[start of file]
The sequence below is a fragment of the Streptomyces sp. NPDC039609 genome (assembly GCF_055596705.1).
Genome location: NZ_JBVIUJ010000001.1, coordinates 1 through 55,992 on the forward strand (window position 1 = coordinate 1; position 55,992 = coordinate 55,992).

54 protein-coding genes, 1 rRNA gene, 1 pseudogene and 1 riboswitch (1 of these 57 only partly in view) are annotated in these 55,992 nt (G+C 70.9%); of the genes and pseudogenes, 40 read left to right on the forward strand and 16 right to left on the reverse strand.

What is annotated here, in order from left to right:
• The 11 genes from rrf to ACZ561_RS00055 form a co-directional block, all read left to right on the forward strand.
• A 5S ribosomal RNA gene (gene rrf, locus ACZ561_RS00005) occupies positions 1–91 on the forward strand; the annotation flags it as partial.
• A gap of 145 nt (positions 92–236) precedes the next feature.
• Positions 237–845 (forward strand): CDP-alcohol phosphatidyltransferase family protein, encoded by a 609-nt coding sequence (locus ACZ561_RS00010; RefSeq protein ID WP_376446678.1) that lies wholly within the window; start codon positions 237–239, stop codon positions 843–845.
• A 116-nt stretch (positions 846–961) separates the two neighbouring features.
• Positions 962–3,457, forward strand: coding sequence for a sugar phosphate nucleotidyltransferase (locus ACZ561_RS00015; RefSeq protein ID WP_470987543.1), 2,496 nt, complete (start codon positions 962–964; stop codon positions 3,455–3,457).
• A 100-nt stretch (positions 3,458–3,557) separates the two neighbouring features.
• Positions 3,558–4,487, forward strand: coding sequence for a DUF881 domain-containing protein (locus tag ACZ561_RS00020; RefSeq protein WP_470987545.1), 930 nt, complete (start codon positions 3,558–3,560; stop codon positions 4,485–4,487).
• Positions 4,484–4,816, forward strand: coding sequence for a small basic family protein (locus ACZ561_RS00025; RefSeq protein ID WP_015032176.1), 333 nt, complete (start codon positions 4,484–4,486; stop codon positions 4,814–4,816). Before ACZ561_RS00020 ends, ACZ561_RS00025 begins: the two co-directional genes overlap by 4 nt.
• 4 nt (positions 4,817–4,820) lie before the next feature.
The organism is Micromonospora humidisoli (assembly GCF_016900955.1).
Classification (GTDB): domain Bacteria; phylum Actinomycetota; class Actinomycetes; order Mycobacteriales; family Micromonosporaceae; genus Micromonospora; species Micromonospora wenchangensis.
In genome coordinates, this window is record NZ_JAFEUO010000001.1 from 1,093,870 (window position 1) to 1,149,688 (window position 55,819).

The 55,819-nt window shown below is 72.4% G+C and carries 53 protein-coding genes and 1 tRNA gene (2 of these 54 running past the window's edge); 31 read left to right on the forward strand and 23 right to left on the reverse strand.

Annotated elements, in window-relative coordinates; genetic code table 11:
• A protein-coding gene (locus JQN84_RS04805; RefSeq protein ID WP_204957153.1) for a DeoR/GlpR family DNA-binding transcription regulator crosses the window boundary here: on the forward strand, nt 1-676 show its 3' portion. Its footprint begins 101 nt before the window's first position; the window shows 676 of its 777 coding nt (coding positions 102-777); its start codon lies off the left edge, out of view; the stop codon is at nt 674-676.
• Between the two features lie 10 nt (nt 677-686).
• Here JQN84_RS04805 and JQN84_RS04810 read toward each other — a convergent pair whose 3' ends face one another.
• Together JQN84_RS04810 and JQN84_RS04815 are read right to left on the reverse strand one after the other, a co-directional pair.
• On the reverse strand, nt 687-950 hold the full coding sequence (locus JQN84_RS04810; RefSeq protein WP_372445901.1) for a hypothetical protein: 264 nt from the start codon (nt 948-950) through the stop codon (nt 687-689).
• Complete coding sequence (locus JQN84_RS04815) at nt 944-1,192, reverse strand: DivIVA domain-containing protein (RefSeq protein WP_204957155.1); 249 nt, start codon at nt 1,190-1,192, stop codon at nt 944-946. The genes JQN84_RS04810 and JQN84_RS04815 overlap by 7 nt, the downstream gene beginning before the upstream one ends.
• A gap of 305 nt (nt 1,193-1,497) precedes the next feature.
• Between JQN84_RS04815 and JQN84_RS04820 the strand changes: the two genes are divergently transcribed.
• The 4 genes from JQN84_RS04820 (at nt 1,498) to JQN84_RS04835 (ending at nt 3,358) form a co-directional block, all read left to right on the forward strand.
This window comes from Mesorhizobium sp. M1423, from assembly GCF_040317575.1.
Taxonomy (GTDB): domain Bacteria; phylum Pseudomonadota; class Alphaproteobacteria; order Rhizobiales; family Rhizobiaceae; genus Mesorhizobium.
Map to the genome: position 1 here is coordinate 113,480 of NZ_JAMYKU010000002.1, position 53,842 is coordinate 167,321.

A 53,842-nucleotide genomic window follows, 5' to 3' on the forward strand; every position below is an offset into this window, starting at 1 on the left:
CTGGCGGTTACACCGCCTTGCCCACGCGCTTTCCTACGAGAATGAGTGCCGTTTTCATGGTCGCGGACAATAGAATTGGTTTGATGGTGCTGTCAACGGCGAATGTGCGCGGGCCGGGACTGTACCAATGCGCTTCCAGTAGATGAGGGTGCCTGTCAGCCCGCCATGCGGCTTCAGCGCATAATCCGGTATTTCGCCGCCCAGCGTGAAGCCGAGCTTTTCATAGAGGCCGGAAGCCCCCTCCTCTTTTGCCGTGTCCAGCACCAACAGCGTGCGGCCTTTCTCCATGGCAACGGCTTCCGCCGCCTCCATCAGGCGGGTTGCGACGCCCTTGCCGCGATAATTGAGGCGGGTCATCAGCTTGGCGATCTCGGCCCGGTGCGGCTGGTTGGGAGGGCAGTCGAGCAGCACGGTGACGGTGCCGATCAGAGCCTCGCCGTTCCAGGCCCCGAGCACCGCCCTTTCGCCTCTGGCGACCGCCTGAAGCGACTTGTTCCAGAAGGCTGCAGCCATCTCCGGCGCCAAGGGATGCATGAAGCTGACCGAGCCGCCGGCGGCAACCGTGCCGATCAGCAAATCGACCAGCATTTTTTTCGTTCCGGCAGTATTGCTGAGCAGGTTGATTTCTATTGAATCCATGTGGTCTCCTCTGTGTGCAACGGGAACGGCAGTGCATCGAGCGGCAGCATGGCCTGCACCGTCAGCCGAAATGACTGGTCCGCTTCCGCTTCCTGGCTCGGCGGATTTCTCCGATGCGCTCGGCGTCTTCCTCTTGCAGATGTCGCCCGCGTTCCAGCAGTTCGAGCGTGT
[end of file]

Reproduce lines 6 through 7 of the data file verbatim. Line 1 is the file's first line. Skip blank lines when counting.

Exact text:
• A 5S ribosomal RNA gene (gene rrf, locus ACZ561_RS00005) occupies positions 1–91 on the forward strand; the annotation flags it as partial.
• A gap of 145 nt (positions 92–236) precedes the next feature.